“I must buy a new car every year because I need reliable transportation.”

Are you saying that every used car on the road is unreliable?

“Solomon was wealthy and God didn’t condemn him! In fact, the Bible says God made him rich!”

How can we rightfully justify amassing wealth like Solomon in light of Jesus’ command to sell our possessions and give to charity, not laying up treasures on earth (see Luke 12:33)? Are we permitted to annul everything Jesus said on the subject of wealth because of the practice of one biblical figure? And even if we ignore what Jesus said, why don’t we likewise justify amassing wives like Solomon?

I might add that God specifically told Solomon that He would make him rich because he didn’t ask for wealth, but rather requested wisdom to serve God’s people (see 2 Chron. 1:11-12). God wanted Solomon to use his divinely-given wealth to serve Him and others, as any wise person would. Thus He commanded Solomon to build a great temple and forbade him to multiply horses, wives, gold or silver for himself, all of which he ultimately did (see Deut. 17:14-20; 1 Kin. 4:26; 10:26-27; 11:1-3). His seven hundred wives (and three hundred concubines) ultimately turned his heart away from God so that he became an idolater, just as God had warned (see 1 Kin. 11:4-10). Solomon couldn’t have supported so many wives if he had not been so rich, and so it can be said that his wealth was his downfall. He didn’t use his wealth to love his neighbor as himself. Rather, he loved himself and effectively robbed one thousand men of the joy of marriage. The world’s wisest man became the world’s greatest fool. Is he to be our role model?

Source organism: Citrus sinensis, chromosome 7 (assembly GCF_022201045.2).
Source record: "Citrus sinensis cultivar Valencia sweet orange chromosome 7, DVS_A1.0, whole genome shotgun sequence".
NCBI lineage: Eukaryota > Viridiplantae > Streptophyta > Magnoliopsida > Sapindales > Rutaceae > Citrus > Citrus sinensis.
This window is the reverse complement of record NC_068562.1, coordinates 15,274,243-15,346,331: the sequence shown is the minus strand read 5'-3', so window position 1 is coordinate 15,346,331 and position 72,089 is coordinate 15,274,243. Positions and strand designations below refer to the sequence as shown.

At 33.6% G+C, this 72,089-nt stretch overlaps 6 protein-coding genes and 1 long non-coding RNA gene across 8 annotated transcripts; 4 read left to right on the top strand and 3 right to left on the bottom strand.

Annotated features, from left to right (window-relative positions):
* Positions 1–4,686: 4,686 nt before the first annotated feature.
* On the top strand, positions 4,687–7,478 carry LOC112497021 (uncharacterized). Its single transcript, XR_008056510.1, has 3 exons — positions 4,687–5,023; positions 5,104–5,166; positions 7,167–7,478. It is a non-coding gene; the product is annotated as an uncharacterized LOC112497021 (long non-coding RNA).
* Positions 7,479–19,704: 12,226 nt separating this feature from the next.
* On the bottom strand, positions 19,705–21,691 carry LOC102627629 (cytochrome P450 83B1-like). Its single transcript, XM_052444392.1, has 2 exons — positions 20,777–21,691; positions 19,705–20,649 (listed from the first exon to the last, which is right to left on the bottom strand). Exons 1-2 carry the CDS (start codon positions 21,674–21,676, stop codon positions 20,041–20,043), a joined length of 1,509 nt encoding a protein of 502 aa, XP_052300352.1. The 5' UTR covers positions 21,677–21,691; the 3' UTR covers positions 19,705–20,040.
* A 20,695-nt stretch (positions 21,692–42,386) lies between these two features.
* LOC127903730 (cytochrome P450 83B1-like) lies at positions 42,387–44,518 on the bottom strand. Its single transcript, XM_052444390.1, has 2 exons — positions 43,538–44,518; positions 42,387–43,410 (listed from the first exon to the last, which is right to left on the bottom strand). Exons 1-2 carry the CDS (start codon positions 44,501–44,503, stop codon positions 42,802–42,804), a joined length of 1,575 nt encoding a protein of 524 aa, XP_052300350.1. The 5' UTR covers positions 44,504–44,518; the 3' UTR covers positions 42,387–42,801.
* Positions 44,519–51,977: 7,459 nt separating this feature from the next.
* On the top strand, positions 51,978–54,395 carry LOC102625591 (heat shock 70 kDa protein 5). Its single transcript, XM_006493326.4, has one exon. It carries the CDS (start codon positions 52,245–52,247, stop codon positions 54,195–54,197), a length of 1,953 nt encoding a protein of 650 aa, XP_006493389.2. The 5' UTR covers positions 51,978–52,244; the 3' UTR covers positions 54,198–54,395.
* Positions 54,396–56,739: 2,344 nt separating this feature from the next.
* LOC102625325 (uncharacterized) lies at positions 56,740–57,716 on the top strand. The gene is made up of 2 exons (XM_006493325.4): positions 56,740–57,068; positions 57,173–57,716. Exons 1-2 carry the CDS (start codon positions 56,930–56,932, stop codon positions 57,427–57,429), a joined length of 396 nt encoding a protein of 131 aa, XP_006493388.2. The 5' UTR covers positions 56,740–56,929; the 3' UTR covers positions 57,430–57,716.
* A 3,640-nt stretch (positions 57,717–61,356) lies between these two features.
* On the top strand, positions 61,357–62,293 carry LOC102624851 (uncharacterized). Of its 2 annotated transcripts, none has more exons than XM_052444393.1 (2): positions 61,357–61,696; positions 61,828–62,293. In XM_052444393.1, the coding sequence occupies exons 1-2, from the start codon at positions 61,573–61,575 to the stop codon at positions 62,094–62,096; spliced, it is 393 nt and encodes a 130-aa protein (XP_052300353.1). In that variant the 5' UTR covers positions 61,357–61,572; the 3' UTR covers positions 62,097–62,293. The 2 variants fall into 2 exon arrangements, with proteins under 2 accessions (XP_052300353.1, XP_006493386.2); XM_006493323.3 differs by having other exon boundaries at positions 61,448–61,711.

More Common Justifications

“The tenth commandment only forbids me to covet my neighbor’s goods. I’m not coveting what belongs to anyone else; I only enjoy what is mine.”